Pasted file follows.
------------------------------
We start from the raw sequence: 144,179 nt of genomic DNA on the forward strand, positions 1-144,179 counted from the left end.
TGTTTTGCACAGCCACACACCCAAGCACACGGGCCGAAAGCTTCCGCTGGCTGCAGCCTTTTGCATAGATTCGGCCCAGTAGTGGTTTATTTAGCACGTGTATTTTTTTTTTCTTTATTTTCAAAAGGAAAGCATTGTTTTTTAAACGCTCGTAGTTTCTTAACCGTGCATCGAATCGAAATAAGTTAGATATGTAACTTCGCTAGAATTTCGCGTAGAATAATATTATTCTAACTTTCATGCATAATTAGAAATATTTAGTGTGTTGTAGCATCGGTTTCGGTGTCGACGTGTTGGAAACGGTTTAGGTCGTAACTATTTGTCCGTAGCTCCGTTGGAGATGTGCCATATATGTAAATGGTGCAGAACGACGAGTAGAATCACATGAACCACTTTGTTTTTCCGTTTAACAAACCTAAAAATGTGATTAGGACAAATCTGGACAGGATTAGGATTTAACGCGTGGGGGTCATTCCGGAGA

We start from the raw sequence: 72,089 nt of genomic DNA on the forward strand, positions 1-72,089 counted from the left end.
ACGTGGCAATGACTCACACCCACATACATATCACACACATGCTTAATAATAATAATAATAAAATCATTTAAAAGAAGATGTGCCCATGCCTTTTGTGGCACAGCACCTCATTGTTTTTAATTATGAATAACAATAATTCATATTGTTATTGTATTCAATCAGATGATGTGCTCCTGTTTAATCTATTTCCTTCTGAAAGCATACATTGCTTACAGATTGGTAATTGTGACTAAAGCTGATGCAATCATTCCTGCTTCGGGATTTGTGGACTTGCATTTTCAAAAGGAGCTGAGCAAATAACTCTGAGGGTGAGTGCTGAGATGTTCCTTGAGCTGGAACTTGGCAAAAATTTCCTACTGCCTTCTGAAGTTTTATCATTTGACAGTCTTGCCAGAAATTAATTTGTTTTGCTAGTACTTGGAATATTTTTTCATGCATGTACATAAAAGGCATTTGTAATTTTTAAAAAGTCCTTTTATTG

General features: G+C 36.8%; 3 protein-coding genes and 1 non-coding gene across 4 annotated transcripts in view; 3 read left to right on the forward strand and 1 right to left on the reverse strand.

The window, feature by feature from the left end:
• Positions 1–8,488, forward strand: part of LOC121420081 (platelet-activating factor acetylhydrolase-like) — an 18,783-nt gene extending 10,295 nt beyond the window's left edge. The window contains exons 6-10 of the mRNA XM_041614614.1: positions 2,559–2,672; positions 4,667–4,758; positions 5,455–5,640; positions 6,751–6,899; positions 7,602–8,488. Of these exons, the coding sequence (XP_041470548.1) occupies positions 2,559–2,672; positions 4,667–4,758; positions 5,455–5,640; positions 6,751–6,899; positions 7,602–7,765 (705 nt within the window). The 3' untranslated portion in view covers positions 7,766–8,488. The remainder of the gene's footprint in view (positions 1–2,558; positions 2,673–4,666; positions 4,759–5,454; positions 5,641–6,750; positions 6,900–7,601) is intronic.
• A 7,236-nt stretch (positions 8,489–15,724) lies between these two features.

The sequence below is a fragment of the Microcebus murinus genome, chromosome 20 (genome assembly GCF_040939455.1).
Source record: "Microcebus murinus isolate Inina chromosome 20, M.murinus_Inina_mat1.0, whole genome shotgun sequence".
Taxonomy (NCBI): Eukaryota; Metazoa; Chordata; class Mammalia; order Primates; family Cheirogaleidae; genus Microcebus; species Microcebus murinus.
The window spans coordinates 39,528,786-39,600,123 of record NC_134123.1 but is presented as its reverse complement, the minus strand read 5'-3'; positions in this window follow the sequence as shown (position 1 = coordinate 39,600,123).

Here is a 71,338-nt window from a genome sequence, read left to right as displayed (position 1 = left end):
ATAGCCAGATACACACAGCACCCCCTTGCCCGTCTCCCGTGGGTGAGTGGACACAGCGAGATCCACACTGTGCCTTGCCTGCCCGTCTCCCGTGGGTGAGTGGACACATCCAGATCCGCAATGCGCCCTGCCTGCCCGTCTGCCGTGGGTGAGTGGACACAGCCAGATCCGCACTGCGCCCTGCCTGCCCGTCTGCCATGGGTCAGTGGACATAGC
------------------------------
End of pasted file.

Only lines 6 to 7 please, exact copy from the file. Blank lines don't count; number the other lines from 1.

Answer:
The window, feature by feature from the left end:
• Positions 1–8,488, forward strand: part of LOC121420081 (platelet-activating factor acetylhydrolase-like) — an 18,783-nt gene extending 10,295 nt beyond the window's left edge. The window contains exons 6-10 of the mRNA XM_041614614.1: positions 2,559–2,672; positions 4,667–4,758; positions 5,455–5,640; positions 6,751–6,899; positions 7,602–8,488. Of these exons, the coding sequence (XP_041470548.1) occupies positions 2,559–2,672; positions 4,667–4,758; positions 5,455–5,640; positions 6,751–6,899; positions 7,602–7,765 (705 nt within the window). The 3' untranslated portion in view covers positions 7,766–8,488. The remainder of the gene's footprint in view (positions 1–2,558; positions 2,673–4,666; positions 4,759–5,454; positions 5,641–6,750; positions 6,900–7,601) is intronic.